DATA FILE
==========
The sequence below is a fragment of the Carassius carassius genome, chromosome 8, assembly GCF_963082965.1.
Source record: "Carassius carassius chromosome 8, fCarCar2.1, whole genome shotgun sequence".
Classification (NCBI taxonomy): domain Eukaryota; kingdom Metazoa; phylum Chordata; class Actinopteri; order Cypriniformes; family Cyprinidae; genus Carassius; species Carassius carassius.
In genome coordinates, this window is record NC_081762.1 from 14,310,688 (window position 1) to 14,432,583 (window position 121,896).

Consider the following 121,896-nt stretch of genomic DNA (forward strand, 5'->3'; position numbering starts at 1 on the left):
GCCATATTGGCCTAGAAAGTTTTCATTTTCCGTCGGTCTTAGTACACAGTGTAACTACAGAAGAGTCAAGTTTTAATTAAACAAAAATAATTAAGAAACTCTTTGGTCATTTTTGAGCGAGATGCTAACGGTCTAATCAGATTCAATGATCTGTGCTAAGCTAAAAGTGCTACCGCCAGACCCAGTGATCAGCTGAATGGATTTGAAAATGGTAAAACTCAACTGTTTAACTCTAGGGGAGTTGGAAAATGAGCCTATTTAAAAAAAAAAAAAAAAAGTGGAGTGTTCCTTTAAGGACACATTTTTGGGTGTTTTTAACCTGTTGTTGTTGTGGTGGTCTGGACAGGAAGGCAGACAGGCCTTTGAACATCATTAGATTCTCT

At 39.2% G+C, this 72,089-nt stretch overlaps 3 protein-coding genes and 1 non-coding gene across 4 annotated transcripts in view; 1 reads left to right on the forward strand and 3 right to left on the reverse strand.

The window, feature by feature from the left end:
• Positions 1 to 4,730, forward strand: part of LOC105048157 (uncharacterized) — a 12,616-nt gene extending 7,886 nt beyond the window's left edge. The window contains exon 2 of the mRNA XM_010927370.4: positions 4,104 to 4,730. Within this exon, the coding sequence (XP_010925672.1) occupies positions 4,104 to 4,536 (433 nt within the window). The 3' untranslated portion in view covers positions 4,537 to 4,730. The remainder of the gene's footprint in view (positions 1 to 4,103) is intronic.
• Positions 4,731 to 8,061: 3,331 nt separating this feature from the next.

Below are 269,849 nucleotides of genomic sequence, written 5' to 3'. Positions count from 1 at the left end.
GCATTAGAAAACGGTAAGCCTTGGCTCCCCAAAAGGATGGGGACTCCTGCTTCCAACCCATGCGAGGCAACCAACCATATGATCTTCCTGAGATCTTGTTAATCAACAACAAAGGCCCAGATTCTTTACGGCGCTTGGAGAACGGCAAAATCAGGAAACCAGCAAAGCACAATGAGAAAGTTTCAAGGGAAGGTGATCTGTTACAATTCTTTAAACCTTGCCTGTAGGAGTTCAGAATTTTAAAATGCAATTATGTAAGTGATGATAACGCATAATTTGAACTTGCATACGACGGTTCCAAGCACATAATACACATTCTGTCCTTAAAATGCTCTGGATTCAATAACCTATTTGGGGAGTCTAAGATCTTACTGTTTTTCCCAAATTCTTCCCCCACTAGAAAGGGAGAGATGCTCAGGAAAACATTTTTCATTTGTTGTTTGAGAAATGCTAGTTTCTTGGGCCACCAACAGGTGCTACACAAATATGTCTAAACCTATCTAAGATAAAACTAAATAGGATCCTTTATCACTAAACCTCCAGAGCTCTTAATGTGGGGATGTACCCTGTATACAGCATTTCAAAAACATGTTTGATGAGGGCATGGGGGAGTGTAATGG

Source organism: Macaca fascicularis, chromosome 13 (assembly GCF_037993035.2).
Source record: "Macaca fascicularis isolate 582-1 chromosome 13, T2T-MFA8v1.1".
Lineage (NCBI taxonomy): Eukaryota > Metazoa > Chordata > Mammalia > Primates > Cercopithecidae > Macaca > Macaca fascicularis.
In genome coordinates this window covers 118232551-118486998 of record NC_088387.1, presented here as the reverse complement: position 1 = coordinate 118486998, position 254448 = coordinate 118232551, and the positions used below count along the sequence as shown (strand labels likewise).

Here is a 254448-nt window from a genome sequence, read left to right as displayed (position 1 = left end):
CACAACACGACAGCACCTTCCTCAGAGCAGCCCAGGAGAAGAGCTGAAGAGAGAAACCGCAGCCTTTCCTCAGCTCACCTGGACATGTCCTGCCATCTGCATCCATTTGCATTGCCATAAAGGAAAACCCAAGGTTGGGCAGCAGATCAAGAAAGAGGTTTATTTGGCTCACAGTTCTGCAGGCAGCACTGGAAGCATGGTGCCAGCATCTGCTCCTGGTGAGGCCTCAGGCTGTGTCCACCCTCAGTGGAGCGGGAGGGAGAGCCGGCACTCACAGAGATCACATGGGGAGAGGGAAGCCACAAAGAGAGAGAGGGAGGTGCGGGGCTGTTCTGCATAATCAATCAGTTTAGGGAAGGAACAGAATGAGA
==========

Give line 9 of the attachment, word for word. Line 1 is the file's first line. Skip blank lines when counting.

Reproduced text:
• Positions 1 to 4,730, forward strand: part of LOC105048157 (uncharacterized) — a 12,616-nt gene extending 7,886 nt beyond the window's left edge. The window contains exon 2 of the mRNA XM_010927370.4: positions 4,104 to 4,730. Within this exon, the coding sequence (XP_010925672.1) occupies positions 4,104 to 4,536 (433 nt within the window). The 3' untranslated portion in view covers positions 4,537 to 4,730. The remainder of the gene's footprint in view (positions 1 to 4,103) is intronic.